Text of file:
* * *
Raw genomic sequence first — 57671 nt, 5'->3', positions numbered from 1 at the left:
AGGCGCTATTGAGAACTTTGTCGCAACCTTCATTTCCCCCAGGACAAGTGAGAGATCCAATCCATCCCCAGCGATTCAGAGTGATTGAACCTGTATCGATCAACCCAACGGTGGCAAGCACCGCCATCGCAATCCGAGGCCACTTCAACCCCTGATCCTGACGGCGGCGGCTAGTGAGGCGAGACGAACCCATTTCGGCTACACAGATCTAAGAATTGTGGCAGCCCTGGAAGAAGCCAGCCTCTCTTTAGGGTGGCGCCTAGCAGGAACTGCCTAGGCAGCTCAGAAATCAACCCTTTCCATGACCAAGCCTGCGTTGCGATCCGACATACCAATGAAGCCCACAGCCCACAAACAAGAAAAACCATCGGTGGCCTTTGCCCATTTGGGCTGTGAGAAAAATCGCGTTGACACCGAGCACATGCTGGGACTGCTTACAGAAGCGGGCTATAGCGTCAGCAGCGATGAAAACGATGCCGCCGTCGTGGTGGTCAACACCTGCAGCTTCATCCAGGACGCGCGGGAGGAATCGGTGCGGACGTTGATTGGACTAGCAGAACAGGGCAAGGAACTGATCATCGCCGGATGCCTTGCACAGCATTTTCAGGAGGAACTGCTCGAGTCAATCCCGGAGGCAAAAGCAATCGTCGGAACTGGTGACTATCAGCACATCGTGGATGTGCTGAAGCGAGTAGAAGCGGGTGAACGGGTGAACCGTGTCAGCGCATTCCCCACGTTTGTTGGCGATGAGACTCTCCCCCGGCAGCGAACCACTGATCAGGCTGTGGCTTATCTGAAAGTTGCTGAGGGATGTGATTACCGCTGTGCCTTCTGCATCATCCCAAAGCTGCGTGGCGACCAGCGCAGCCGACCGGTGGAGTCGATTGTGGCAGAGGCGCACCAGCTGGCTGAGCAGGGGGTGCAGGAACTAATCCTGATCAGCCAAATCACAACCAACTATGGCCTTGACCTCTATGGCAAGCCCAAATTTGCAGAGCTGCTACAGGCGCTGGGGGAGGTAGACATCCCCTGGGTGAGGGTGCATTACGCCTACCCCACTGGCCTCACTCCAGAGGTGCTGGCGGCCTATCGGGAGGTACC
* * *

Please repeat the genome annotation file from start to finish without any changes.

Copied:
Raw genomic sequence first — 57671 nt, 5'->3', positions numbered from 1 at the left:
AGGCGCTATTGAGAACTTTGTCGCAACCTTCATTTCCCCCAGGACAAGTGAGAGATCCAATCCATCCCCAGCGATTCAGAGTGATTGAACCTGTATCGATCAACCCAACGGTGGCAAGCACCGCCATCGCAATCCGAGGCCACTTCAACCCCTGATCCTGACGGCGGCGGCTAGTGAGGCGAGACGAACCCATTTCGGCTACACAGATCTAAGAATTGTGGCAGCCCTGGAAGAAGCCAGCCTCTCTTTAGGGTGGCGCCTAGCAGGAACTGCCTAGGCAGCTCAGAAATCAACCCTTTCCATGACCAAGCCTGCGTTGCGATCCGACATACCAATGAAGCCCACAGCCCACAAACAAGAAAAACCATCGGTGGCCTTTGCCCATTTGGGCTGTGAGAAAAATCGCGTTGACACCGAGCACATGCTGGGACTGCTTACAGAAGCGGGCTATAGCGTCAGCAGCGATGAAAACGATGCCGCCGTCGTGGTGGTCAACACCTGCAGCTTCATCCAGGACGCGCGGGAGGAATCGGTGCGGACGTTGATTGGACTAGCAGAACAGGGCAAGGAACTGATCATCGCCGGATGCCTTGCACAGCATTTTCAGGAGGAACTGCTCGAGTCAATCCCGGAGGCAAAAGCAATCGTCGGAACTGGTGACTATCAGCACATCGTGGATGTGCTGAAGCGAGTAGAAGCGGGTGAACGGGTGAACCGTGTCAGCGCATTCCCCACGTTTGTTGGCGATGAGACTCTCCCCCGGCAGCGAACCACTGATCAGGCTGTGGCTTATCTGAAAGTTGCTGAGGGATGTGATTACCGCTGTGCCTTCTGCATCATCCCAAAGCTGCGTGGCGACCAGCGCAGCCGACCGGTGGAGTCGATTGTGGCAGAGGCGCACCAGCTGGCTGAGCAGGGGGTGCAGGAACTAATCCTGATCAGCCAAATCACAACCAACTATGGCCTTGACCTCTATGGCAAGCCCAAATTTGCAGAGCTGCTACAGGCGCTGGGGGAGGTAGACATCCCCTGGGTGAGGGTGCATTACGCCTACCCCACTGGCCTCACTCCAGAGGTGCTGGCGGCCTATCGGGAGGTACC